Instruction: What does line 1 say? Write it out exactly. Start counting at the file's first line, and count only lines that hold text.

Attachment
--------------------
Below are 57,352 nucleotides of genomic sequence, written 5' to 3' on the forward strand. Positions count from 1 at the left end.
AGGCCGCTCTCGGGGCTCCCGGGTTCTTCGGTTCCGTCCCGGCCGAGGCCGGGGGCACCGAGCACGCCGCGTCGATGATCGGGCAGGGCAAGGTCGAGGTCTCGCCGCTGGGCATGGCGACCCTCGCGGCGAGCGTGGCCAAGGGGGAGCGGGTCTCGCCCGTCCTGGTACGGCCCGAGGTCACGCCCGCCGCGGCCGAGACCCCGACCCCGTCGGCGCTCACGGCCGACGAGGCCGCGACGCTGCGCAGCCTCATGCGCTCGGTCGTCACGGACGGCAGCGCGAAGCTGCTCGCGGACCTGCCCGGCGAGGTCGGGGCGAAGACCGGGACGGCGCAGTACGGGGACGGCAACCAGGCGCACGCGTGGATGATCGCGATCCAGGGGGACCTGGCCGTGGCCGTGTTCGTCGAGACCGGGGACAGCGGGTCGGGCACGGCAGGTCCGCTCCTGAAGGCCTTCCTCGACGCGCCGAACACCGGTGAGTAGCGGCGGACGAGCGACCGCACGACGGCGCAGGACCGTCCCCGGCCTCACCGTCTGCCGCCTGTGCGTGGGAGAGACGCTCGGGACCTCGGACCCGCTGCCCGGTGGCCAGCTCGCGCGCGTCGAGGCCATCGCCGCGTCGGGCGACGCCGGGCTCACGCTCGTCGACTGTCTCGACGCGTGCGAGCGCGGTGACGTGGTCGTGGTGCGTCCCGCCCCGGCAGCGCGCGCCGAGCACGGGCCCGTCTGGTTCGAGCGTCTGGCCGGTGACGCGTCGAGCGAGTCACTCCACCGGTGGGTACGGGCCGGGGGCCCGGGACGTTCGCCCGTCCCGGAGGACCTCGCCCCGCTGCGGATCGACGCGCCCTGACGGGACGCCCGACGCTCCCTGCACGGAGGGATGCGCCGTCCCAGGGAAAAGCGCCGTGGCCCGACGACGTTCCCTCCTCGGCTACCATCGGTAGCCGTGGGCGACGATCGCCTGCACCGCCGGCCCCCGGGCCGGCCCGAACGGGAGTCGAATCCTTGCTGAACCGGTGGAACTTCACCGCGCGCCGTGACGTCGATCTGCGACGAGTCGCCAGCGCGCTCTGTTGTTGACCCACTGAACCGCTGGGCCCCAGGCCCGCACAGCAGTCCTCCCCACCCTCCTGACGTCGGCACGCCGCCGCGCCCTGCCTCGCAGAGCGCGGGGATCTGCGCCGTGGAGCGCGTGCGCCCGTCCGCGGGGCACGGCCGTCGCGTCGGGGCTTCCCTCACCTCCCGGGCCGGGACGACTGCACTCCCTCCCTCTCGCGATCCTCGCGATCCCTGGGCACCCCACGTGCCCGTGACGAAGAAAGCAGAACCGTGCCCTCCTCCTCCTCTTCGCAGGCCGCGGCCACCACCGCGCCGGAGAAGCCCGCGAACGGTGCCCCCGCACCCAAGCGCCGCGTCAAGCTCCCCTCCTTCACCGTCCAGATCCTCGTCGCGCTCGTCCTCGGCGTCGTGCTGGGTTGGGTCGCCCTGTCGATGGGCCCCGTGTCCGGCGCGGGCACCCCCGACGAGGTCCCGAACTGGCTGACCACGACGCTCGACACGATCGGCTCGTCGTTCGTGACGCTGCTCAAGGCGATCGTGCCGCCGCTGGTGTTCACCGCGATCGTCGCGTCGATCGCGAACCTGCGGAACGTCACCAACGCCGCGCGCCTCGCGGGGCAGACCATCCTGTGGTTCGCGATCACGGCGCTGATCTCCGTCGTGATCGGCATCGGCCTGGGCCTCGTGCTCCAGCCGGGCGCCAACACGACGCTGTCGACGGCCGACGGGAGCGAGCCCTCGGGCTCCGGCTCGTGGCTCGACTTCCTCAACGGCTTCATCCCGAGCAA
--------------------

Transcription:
Below are 57,352 nucleotides of genomic sequence, written 5' to 3' on the forward strand. Positions count from 1 at the left end.